How Free-Range Parenting Works


What Free-Range Parenting Is (and Is Not)
Free-range parenting is not the same as neglect. Parents give their kids small opportunities to fend for themselves. NI QIN/Getty Images

Dana Blumberg is a school counselor and mother of two living in suburban Chicago. A few years ago, she read an article about Skenazy and free-range parenting and the message struck home. Her kids were still quite young at the time, but she was worried about how they might be stunted emotionally and psychologically by the culture of fear that Blumberg saw in her school.

So when her oldest was starting second grade, Blumberg decided to let her walk the few blocks to school on her own. Buoyed by this taste of freedom, her 7-year-old daughter began riding bikes with another kid in the neighborhood, just around the block. She fell off the curb and scraped her knee once, but she picked herself up and came home.

More recently, Blumberg's daughter and a neighbor friend went on a little "tour" of the neighborhood, wandering from block to block, knocking on the doors of friends' houses to say hi and maybe mooch a snack.

"I got texts from five different moms," says Blumberg, "saying things like, 'How fun, the first-grader pack is walking around the neighborhood!' And when my daughter came back, she said it was 'the best adventure ever.' She couldn't wait to do it again."

The friend's mom was even more enthused. She said that single experience — a 30-minute jaunt around a suburban neighborhood — was "life-changing" for her daughter, giving her a new sense of confidence. "That's been the best part of it," says Blumberg. "That feeling you get as a parent that says this is the right thing."

For most parents, this is what the free-range parenting movement looks like. Children aren't being left alone to fend for themselves, but given small opportunities to exist outside of direct adult supervision, to take some modest risks and to see how it feels. And parents are being given permission, by a community of like-minded families, to see their children's growing independence not as a threat, but as a path to becoming healthy, confident adults.

In a way, it's harder to define free-range parenting than to explain what it is not. Free-range parenting, as a movement, is about freeing parents and children from the unrealistic fears that prevent us from allowing kids to be kids. Skenazy sees unsupervised, unstructured free time as an "endangered natural resource" that needs to be protected and promoted. Without it, she says, kids will fail to develop 21st-century skills like creative problem-solving, negotiating group dynamics, leadership and more.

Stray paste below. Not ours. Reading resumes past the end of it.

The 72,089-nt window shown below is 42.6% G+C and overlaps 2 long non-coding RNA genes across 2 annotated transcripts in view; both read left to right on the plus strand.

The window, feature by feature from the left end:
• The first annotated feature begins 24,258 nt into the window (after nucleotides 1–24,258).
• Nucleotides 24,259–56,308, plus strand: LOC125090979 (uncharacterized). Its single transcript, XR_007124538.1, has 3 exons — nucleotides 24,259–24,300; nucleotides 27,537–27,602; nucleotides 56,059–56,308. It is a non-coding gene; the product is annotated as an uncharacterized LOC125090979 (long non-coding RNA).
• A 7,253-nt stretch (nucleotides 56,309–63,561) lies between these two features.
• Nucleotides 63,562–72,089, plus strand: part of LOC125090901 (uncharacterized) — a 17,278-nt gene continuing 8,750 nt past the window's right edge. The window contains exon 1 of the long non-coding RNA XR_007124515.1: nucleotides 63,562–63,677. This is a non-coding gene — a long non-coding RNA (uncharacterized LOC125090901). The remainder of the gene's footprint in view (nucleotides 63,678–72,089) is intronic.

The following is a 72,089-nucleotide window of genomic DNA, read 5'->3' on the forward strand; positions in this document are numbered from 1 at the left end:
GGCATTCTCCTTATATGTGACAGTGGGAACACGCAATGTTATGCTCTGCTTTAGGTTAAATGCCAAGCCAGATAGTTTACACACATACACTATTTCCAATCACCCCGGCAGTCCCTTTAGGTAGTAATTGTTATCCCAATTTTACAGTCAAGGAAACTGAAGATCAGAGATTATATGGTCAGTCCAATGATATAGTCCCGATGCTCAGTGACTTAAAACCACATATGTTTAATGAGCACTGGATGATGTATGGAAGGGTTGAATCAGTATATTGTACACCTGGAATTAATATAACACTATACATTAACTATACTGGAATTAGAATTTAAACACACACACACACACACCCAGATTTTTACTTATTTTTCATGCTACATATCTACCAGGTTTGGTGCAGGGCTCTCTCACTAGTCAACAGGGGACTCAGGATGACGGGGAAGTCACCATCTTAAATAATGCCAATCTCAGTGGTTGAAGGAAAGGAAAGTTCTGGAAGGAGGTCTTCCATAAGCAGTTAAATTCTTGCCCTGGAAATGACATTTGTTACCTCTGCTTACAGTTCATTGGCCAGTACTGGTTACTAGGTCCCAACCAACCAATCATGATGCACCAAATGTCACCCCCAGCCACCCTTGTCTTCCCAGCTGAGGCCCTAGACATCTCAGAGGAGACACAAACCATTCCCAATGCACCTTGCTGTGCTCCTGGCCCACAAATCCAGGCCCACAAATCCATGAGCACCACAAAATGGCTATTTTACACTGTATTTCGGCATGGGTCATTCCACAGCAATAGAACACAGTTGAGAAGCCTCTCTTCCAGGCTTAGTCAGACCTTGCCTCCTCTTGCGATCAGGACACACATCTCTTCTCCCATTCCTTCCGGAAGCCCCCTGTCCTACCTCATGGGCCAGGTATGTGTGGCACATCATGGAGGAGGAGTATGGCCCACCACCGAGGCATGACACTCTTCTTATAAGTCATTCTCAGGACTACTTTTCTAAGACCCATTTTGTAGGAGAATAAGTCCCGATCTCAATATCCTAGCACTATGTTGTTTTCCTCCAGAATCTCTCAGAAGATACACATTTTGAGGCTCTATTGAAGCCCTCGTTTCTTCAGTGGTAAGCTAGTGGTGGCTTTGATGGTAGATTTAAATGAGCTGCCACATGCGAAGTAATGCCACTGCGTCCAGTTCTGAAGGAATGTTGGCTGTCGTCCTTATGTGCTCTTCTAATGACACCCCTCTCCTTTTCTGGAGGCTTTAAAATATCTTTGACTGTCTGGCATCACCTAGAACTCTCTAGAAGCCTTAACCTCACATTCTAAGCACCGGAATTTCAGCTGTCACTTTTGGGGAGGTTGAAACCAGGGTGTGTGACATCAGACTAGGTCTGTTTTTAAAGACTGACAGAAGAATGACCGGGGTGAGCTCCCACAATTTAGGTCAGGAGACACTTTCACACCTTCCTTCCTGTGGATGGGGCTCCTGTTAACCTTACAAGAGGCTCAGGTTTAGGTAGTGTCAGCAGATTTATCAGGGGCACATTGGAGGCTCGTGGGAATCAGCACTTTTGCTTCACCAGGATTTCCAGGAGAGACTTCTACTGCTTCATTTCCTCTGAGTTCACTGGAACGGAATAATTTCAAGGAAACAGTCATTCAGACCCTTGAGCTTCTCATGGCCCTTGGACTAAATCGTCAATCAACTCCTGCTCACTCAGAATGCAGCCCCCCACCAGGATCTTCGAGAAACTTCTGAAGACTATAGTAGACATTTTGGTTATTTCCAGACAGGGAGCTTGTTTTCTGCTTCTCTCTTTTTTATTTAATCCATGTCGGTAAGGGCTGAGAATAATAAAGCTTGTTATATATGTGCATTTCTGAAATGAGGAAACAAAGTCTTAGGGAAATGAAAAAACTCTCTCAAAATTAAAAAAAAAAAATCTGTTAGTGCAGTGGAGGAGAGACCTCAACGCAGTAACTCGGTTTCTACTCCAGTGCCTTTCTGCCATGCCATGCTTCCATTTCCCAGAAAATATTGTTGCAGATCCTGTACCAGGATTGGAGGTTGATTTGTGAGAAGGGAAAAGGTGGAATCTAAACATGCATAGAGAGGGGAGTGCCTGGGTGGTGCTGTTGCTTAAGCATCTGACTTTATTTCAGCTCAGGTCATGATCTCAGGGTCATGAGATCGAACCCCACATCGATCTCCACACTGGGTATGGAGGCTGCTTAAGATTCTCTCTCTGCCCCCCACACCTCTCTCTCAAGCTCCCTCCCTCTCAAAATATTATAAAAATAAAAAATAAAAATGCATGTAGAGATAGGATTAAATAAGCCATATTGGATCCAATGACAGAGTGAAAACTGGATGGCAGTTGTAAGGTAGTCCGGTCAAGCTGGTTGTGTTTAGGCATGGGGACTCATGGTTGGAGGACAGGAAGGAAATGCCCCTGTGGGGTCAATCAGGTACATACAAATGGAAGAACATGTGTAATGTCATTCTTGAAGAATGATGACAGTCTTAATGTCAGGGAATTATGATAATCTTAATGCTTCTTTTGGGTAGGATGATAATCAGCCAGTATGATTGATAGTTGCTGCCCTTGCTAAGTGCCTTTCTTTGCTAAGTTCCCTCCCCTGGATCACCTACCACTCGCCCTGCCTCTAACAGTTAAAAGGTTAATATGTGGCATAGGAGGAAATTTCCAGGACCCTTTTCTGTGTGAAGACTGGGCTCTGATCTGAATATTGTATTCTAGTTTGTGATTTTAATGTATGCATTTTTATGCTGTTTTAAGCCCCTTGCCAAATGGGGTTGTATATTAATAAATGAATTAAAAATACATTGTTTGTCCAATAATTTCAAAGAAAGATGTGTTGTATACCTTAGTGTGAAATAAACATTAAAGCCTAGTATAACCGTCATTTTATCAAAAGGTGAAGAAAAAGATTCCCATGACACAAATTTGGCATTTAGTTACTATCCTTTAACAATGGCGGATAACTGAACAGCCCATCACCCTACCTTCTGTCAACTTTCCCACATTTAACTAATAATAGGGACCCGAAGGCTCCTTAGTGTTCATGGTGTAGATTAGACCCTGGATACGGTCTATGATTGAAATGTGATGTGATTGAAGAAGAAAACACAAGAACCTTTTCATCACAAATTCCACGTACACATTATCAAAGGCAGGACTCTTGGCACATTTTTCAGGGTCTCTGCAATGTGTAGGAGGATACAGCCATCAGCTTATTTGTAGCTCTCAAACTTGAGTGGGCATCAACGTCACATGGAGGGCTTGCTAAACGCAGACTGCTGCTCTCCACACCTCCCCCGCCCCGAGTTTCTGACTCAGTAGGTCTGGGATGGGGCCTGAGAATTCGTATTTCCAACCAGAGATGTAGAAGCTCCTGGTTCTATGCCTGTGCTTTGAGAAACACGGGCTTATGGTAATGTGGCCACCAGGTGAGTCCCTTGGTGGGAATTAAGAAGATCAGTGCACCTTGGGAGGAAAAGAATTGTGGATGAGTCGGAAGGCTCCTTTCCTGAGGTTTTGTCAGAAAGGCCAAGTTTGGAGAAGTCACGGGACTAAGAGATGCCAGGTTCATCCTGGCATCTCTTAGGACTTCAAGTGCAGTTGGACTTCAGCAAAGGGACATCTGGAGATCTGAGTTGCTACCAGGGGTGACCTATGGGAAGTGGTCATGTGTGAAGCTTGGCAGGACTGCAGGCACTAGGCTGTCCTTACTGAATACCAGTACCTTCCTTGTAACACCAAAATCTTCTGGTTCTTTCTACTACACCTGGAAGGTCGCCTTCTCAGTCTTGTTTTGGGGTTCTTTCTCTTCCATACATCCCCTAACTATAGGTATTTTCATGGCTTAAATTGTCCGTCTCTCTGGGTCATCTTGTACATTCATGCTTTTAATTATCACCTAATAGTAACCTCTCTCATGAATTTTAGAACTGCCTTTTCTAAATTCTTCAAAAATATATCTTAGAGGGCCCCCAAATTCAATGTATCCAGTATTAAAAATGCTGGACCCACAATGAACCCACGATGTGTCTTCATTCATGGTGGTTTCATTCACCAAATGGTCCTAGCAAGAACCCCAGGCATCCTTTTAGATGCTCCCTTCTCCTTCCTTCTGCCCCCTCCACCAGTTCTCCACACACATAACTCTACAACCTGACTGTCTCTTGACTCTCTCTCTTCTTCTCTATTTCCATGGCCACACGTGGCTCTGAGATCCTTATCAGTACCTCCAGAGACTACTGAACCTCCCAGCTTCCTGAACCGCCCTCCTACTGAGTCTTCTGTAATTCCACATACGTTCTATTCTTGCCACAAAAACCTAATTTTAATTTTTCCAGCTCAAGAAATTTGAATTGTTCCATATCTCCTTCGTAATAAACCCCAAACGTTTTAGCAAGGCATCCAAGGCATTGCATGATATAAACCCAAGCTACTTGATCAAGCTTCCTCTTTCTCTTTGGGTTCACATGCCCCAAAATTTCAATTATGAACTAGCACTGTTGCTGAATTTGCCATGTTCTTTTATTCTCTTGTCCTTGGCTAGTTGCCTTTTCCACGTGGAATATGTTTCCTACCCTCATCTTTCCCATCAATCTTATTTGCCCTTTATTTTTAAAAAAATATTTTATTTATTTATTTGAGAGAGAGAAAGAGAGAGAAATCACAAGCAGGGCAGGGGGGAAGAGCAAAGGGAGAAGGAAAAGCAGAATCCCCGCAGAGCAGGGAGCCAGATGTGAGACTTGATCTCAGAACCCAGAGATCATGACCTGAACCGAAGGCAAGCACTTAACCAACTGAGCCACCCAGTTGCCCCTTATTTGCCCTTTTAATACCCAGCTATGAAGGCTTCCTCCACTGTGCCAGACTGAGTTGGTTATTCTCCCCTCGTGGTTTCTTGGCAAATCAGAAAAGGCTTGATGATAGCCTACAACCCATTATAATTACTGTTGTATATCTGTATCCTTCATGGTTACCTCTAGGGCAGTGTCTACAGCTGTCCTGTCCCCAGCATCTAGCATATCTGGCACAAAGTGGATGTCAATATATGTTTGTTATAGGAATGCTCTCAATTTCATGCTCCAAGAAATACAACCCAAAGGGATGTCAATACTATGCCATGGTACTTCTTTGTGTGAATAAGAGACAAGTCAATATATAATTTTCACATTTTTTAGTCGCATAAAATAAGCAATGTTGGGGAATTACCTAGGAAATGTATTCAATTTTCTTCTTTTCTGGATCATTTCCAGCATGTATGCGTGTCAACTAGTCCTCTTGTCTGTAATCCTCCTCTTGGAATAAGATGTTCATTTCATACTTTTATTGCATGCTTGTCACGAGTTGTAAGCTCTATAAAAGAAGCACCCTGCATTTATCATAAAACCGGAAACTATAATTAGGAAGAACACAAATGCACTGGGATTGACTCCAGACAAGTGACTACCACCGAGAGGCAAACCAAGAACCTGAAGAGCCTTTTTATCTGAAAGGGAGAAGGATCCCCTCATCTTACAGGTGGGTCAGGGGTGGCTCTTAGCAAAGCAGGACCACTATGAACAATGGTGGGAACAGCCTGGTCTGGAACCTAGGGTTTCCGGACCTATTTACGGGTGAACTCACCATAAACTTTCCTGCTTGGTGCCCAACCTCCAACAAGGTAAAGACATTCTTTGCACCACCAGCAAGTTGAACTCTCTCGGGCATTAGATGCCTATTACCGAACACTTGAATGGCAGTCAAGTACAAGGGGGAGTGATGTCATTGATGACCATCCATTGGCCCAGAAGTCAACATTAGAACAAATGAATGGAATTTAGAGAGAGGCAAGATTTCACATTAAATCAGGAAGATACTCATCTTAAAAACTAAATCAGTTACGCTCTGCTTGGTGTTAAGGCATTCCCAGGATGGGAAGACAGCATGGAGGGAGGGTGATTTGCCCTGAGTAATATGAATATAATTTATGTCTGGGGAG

Free-range parenting recognizes that the symptoms of helicopter parenting — the need many parents feel to hover over their child's every move and constantly safeguard them from pain and failure — are grounded in fear. This fear, Skenazy says, has many sources.

The media is a potent source of parental fear. Although cases of stranger abductions are vanishingly rare, the media has replayed the details of a few truly tragic stories so many times that we all believe predators are waiting behind park benches to swipe our children.

Second, we live in an "expert society," Skenazy says, where there is always a new article or book or Facebook video telling parents what they are doing wrong and how it will damage their child. We are convinced not to trust our own parenting instincts, but to rely on outside experts, coaches, and after-school courses that promise to prepare our kids for successful futures.

We also live in a litigious society where the first reaction to an unfortunate accident is to file a lawsuit, which forces parents to think like lawyers. If my kid invites another kid to ride bikes around the neighborhood unsupervised and the other kid falls and breaks her arm, could her parents sue me? Even worse is the criminalization of parenting, stoking fear among parents that they'll be arrested if they let their kids walk to the 7-Eleven.

This fear has convinced parents that they have to be both "omniscient and omnipotent," says Skenazy, monitoring their child's every move and providing the solution to every problem. Since this is impossible, parents are stressed, kids are overprotected and everybody is miserable.

So how does free-range parenting propose to alleviate these deep-seating parental fears and promote the idea that adult-free time is one of the best gifts parents can bestow on their kids? It starts with knowing the real facts about crime and accidental deaths in America.

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